As a fan of Arkane based on Dishonored, I was excited to try prey. I was looking for a fun fast-paced FPS and run around killing aliens, but that’s not exactly the experience I got. What I learned quickly is this is a horror-survival game first and foremost.
Prey looks great, with a very detailed space station to roam around in and interesting enemies and guns. The music and sound design makes it a truly memorable experience, though, with long stretches of silence interrupted by haunting tones when a phantom lurks across my line of sight. It made my heart race every time. I don’t always enjoy the first-person perspective, as there are times it makes me a bit nauseous, but this immersive perspective was vital in keeping me locked into the action.
Again, this was not the light-hearted alien shoot-‘em-up that I expected. This is a survival-horror open-world RPG. The story starts off by sending the player into the deep end of a mystery that unfolds slowly and seamlessly through the levels as there are no cutscenes. I was frustrated early on when I found my first weapon (GLOO-gun) and ran into my first real pack of typhons and I found myself unable to take them down. I must have died six times to what should have been the easiest enemies in the game. That sequence was crucial to teaching me that stealth was an option, and that facing enemies head on was not always the best plan. From there the game opened up and I found myself sneaking around an expansive ship and having a blast as I began to uncover secrets and find the tools I needed to survive.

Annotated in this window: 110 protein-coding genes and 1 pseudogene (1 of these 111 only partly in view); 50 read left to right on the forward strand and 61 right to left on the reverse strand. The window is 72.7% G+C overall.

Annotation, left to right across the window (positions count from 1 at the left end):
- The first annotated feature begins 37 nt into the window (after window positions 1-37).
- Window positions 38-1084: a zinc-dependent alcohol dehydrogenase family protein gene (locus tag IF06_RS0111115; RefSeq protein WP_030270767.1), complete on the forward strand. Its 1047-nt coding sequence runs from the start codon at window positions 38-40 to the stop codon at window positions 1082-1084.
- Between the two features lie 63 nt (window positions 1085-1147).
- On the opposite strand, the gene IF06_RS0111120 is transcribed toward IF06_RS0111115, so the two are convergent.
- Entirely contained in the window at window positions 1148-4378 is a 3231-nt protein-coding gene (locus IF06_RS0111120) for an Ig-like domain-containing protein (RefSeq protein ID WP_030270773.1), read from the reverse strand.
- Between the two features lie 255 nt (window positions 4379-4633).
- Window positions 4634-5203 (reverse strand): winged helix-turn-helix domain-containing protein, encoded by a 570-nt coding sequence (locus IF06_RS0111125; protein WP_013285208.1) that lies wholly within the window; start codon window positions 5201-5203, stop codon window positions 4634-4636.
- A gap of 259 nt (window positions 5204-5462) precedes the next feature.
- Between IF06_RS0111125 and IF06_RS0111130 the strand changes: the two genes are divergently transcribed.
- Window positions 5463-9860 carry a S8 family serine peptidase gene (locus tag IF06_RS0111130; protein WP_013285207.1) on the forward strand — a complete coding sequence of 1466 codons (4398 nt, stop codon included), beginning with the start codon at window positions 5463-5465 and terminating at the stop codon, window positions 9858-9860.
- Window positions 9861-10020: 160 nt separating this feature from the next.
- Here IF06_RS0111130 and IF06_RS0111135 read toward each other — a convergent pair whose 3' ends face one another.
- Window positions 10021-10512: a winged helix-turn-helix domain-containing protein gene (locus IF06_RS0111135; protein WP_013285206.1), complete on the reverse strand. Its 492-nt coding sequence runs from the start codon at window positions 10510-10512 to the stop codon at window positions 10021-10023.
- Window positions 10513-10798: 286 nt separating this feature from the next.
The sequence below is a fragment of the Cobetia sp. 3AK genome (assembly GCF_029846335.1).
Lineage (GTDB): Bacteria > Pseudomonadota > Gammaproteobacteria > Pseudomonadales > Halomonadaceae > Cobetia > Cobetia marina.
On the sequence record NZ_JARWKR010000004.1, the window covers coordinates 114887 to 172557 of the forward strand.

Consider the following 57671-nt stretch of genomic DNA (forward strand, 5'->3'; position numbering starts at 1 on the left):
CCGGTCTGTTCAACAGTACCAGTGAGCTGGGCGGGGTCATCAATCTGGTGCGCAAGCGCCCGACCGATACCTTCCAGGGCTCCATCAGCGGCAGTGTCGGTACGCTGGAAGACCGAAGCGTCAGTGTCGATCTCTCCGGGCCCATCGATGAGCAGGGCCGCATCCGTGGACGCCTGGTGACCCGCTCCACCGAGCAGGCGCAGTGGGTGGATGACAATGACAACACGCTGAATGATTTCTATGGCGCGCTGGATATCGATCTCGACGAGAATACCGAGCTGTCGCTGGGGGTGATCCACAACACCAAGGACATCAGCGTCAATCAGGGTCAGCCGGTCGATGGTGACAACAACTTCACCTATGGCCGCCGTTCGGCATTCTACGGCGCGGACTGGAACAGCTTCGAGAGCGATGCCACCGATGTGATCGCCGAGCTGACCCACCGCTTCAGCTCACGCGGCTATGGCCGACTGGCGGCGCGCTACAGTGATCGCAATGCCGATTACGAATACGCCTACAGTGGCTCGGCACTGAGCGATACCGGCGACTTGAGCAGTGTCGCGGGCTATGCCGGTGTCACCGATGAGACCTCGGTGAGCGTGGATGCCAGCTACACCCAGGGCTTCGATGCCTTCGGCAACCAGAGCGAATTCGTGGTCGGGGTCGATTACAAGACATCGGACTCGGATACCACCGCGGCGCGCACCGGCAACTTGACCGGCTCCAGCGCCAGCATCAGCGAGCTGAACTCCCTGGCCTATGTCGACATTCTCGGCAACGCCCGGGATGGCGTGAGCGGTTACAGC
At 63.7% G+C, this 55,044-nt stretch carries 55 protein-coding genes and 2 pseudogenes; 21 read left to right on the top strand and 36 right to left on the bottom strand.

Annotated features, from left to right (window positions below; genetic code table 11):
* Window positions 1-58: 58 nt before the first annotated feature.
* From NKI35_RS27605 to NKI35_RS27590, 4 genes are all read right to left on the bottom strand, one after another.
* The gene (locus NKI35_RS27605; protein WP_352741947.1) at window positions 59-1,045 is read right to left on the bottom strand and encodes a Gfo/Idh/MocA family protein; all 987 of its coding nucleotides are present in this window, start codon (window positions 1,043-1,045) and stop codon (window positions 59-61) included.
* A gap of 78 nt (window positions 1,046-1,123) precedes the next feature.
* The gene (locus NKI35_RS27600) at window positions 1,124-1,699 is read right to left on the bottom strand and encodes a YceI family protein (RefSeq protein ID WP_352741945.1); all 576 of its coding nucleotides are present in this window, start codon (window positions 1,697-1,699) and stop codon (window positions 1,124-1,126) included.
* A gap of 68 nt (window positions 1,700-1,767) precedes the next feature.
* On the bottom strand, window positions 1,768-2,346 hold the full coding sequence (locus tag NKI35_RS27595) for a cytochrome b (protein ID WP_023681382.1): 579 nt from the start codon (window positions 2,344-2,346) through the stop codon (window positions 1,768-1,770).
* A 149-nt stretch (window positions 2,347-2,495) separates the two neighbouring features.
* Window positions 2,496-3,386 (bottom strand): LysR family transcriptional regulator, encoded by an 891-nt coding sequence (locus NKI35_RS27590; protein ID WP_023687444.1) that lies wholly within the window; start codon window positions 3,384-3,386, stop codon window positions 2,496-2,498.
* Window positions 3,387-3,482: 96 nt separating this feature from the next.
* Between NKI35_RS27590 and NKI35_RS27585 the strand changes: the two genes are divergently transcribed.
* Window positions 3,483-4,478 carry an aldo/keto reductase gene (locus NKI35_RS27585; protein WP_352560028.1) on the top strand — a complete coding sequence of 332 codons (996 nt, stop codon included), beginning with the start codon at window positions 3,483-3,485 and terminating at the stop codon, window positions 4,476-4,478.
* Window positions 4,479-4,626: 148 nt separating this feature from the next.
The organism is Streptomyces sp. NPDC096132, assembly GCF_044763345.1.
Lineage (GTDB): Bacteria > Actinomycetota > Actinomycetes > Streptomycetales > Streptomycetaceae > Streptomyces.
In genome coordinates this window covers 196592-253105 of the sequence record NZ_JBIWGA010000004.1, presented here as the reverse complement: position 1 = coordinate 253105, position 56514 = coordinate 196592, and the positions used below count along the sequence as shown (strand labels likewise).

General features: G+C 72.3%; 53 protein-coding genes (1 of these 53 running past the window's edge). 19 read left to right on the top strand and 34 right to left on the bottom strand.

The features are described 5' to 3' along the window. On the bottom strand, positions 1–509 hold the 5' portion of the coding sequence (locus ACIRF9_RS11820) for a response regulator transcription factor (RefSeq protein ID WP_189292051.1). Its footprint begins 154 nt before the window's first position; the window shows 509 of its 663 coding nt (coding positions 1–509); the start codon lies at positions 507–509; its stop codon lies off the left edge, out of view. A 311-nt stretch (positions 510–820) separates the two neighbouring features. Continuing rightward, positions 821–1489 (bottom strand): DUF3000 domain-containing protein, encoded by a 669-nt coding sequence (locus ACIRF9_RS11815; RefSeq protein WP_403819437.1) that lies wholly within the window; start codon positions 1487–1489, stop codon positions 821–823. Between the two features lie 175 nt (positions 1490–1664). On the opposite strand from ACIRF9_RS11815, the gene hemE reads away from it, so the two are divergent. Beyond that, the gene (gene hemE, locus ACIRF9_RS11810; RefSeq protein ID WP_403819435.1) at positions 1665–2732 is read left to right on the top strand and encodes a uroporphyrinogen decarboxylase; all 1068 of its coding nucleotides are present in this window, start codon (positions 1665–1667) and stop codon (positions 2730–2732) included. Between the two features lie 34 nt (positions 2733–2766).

Prey has the best open-world design that I have ever experienced. The space station is tiny compared to other open-world games like The Witcher, Far Cry, etc. But every room is so dense that there still feels like just as much to explore. Safes and cabinets containing loot, hidden passageways, furniture blocking my path that can be used to climb hard-to-reach ledges, live wires that need to be avoided or used to kill enemies lured into them. So many choices exist for every interaction. A locked door can be overcome in so many ways. Using high-level hacking to unlock the door, using a security terminal to find the person who had the key card and using that to open the door, finding the alternate route and using leverage to move the shelves in the way. Using athleticism or a pile of GLOO to jump up to the ceiling of the locked room and going in from there. The levels are designed so beautifully and thoughtfully, and everything in the world behaves exactly as it should. Each time I thought something to myself like “dang, I wish I could just jump up onto that pipe and walk up that way”, or “I wish I could just break this window and climb through the back that way” I just tried it, and it worked.